John Holland (athlete)

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John Holland
Personal information
Birth nameJohn Macfarlane Holland
Born(1926-12-20)20 December 1926
Auckland, New Zealand
Died9 June 1990(1990-06-09) (aged 63)
Height1.91 m (6 ft 3 in)[1]
Weight81 kg (179 lb)[1]
Spouse(s)Valerie Eileen Holland
CountryNew Zealand
SportTrack and field
Achievements and titles
National finals120 yd hurdles champion (1950, 1951, 1952, 1955)
220 yd hurdles champion (1951, 1952)
440 yd hurdles champion (1947, 1948, 1950, 1951, 1952)[2]
Personal best(s)400 m hurdles: 51.9 s[1]

John Macfarlane "Dutch" Holland (20 December 1926 – 9 June 1990) was a New Zealand athlete who competed mainly in hurdles events. His greatest international success was in the 400 metre/440 yards hurdles.

Early life and family[edit]

Born in the Auckland suburb of Mount Albert on 20 December 1926, Holland was the son of Rachel Colquhoun Holland (née Elliffe) and Daniel Dealy Holland, a journalist.[1][3][4] His sister, Joan, was the principal of St Cuthbert's College from 1969 to 1989.[4][5]


Holland first came to national prominence when he won the New Zealand under-19 220 yards hurdles title in 1945.[2] He went on to win a total of 11 senior national athletics titles: the 120 yards hurdles in 1950, 1951, 1952, and 1955; the 220 yd hurdles in 1951 and 1952; and the 440 yd hurdles in 1947, 1948, 1950, 1951, and 1952.[2] He was also the New Zealand record-holder for all three hurdles disciplines.

Competing for New Zealand in the men's 400 m hurdles at the 1948 Summer Olympics in London, Holland won his heat, but finished sixth in his semi-final and did not progress further.[1] Four years later, at the 1952 Summer Olympics held in Helsinki, he competed in the same event, winning the bronze medal.[1]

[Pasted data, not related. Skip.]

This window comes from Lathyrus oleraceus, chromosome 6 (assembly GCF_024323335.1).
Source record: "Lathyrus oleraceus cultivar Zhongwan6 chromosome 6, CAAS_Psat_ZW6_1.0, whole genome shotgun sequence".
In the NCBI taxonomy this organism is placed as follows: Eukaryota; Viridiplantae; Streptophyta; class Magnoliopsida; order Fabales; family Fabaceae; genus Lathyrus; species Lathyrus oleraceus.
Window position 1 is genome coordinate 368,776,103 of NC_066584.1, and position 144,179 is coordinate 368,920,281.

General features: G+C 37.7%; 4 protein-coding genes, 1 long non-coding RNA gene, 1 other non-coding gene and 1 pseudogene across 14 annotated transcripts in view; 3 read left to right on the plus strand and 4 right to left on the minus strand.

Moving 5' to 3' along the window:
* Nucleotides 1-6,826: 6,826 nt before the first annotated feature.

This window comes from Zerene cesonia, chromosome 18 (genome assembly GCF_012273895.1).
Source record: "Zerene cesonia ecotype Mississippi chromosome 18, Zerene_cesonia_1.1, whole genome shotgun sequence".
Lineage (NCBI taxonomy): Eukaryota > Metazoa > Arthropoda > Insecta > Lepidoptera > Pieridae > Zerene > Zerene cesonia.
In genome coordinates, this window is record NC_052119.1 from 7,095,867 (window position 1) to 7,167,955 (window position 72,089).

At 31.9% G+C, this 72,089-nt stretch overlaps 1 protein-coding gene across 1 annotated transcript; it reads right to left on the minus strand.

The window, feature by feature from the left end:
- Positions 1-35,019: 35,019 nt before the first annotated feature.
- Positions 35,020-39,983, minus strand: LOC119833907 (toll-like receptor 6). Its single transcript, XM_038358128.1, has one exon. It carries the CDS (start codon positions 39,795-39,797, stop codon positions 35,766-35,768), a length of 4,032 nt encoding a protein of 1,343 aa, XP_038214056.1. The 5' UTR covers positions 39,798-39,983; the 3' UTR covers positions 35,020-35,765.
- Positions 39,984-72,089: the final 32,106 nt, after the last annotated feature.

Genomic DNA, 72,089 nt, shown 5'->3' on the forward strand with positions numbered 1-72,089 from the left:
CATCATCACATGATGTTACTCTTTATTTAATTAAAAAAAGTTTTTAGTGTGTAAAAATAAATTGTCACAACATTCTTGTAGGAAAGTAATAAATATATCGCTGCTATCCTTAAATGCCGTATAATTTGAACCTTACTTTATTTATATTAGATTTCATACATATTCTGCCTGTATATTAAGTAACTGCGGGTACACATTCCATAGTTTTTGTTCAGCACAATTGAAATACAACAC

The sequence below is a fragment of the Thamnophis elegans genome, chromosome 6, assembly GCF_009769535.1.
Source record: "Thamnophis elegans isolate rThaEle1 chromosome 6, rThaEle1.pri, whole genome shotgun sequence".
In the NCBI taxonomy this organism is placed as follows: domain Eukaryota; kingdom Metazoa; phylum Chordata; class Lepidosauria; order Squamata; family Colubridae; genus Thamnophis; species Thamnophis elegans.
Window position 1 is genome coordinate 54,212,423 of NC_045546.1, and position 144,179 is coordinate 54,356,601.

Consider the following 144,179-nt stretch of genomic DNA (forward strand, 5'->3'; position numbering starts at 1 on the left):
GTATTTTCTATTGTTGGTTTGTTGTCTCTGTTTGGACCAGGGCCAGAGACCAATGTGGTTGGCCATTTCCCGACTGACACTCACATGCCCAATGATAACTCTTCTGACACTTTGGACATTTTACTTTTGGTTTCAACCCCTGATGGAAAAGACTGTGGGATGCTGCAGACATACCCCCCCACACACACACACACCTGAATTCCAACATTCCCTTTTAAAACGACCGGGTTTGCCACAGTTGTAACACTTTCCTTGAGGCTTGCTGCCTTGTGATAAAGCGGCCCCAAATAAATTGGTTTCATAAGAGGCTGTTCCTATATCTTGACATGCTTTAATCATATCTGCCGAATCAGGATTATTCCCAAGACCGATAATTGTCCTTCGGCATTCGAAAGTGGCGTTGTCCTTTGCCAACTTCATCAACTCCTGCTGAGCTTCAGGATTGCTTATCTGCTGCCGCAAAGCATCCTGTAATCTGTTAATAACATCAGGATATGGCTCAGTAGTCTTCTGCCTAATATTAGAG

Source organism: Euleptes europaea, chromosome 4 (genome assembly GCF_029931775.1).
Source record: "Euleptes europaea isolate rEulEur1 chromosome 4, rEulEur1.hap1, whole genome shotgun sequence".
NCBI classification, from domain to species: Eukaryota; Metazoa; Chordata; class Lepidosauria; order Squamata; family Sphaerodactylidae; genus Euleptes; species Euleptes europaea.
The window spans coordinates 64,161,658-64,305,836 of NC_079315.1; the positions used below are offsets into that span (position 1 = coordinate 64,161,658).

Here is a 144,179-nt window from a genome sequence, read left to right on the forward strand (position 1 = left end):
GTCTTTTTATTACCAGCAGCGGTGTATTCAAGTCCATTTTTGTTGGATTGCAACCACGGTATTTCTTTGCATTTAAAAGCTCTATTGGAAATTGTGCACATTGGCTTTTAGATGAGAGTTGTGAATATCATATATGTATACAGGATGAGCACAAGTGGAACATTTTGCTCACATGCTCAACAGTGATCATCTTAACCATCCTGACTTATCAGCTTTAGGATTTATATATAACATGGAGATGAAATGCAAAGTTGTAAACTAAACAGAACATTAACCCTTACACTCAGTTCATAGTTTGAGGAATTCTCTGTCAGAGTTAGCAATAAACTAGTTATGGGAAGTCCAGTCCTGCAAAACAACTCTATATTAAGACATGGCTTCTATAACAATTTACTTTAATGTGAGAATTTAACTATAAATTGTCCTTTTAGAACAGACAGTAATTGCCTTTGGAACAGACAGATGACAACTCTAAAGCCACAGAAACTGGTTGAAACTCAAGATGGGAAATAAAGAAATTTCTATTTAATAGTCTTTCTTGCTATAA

Holland competed at the 1950 British Empire Games held in Auckland, where he won the silver medal in the 440 yards hurdles, and a bronze medal as a member of the New Zealand 4 x 400 yards relay team with Dave Batten, Derek Steward and Jack Sutherland. He also finished fifth in the 120 yards hurdles.[6]

In 1983, Holland was named the Auckland University Track Club's athlete of the century.[7]

Later life and death[edit]

After a period teaching, including at Southwell School in Hamilton,[8] Holland worked in the sales section of Shell Oil for over 25 years.[9] He died after a long illness, survived by his wife Val and two sons.[10]

Honorific eponym[edit]

Holland and his Olympic team mate, Maurice Marshall, have parallel streets, Holland Road and Marshall Street, in Hamilton named after them.[8]


  1. ^ a b c d e f Evans, Hilary; Gjerde, Arild; Heijmans, Jeroen; Mallon, Bill. "John Holland". Olympics at Sports Reference LLC. Retrieved 8 May 2017.
  2. ^ a b c Hollings, Stephen (December 2016). "National champions 1887–2016" (PDF). Athletics New Zealand. Retrieved 8 May 2017.
  3. ^ "Births". New Zealand Herald. 21 December 1926. p. 1. Retrieved 8 May 2017.
  4. ^ a b "The Mt Albert houses of Basil Hooper" (PDF). Mount Albert Historical Society News (35): 1. July 2016. Retrieved 8 May 2017.
  5. ^ Lynn, Alastair (17 July 2015). "Obituary: Joan Holland, a dedicated educator". Retrieved 8 May 2017.
  6. ^ "John Holland". New Zealand Olympic Committee. 2016. Retrieved 9 May 2017.
  7. ^ "Athletic club celebrates 100 years" (PDF). Ingenio. University of Auckland (Autumn 2009): 36. 2009. Retrieved 9 May 2017.
  8. ^ a b "Obituary: Maurice Marshall" (PDF). Chronicle. Southwell School (December 2013): 1. 2013. Retrieved 9 May 2017.
  9. ^ "Death of double Olympian". New Zealand Herald. 13 June 1990. p. 4/1.
  10. ^ "John Holland death notice". New Zealand Herald. 12 June 1990. p. 3/22.

External links[edit]